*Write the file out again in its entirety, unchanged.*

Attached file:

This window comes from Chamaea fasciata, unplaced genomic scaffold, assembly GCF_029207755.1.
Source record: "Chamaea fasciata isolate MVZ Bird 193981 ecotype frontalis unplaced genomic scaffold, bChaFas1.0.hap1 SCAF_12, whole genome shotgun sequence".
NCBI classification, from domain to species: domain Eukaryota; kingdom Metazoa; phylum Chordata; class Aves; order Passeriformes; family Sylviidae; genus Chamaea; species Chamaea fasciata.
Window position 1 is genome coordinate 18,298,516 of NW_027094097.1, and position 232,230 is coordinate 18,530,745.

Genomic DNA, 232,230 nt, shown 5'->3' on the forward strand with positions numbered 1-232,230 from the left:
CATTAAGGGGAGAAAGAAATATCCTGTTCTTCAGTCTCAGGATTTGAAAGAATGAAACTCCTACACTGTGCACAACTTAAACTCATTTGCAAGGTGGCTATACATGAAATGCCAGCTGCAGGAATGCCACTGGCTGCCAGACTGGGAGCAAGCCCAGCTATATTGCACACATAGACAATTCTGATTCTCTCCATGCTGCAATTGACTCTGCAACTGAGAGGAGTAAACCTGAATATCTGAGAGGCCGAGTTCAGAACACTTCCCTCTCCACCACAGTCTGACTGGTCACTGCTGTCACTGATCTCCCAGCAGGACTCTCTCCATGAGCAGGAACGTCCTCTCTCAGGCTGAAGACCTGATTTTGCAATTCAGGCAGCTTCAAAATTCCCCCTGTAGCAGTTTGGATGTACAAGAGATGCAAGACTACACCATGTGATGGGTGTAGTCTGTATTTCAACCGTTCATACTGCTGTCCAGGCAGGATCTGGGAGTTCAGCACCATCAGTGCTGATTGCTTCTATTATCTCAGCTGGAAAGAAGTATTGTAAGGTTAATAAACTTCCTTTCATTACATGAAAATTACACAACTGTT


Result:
This window comes from Chamaea fasciata, unplaced genomic scaffold, assembly GCF_029207755.1.
Source record: "Chamaea fasciata isolate MVZ Bird 193981 ecotype frontalis unplaced genomic scaffold, bChaFas1.0.hap1 SCAF_12, whole genome shotgun sequence".
NCBI classification, from domain to species: domain Eukaryota; kingdom Metazoa; phylum Chordata; class Aves; order Passeriformes; family Sylviidae; genus Chamaea; species Chamaea fasciata.
Window position 1 is genome coordinate 18,298,516 of NW_027094097.1, and position 232,230 is coordinate 18,530,745.

Genomic DNA, 232,230 nt, shown 5'->3' on the forward strand with positions numbered 1-232,230 from the left:
CATTAAGGGGAGAAAGAAATATCCTGTTCTTCAGTCTCAGGATTTGAAAGAATGAAACTCCTACACTGTGCACAACTTAAACTCATTTGCAAGGTGGCTATACATGAAATGCCAGCTGCAGGAATGCCACTGGCTGCCAGACTGGGAGCAAGCCCAGCTATATTGCACACATAGACAATTCTGATTCTCTCCATGCTGCAATTGACTCTGCAACTGAGAGGAGTAAACCTGAATATCTGAGAGGCCGAGTTCAGAACACTTCCCTCTCCACCACAGTCTGACTGGTCACTGCTGTCACTGATCTCCCAGCAGGACTCTCTCCATGAGCAGGAACGTCCTCTCTCAGGCTGAAGACCTGATTTTGCAATTCAGGCAGCTTCAAAATTCCCCCTGTAGCAGTTTGGATGTACAAGAGATGCAAGACTACACCATGTGATGGGTGTAGTCTGTATTTCAACCGTTCATACTGCTGTCCAGGCAGGATCTGGGAGTTCAGCACCATCAGTGCTGATTGCTTCTATTATCTCAGCTGGAAAGAAGTATTGTAAGGTTAATAAACTTCCTTTCATTACATGAAAATTACACAACTGTT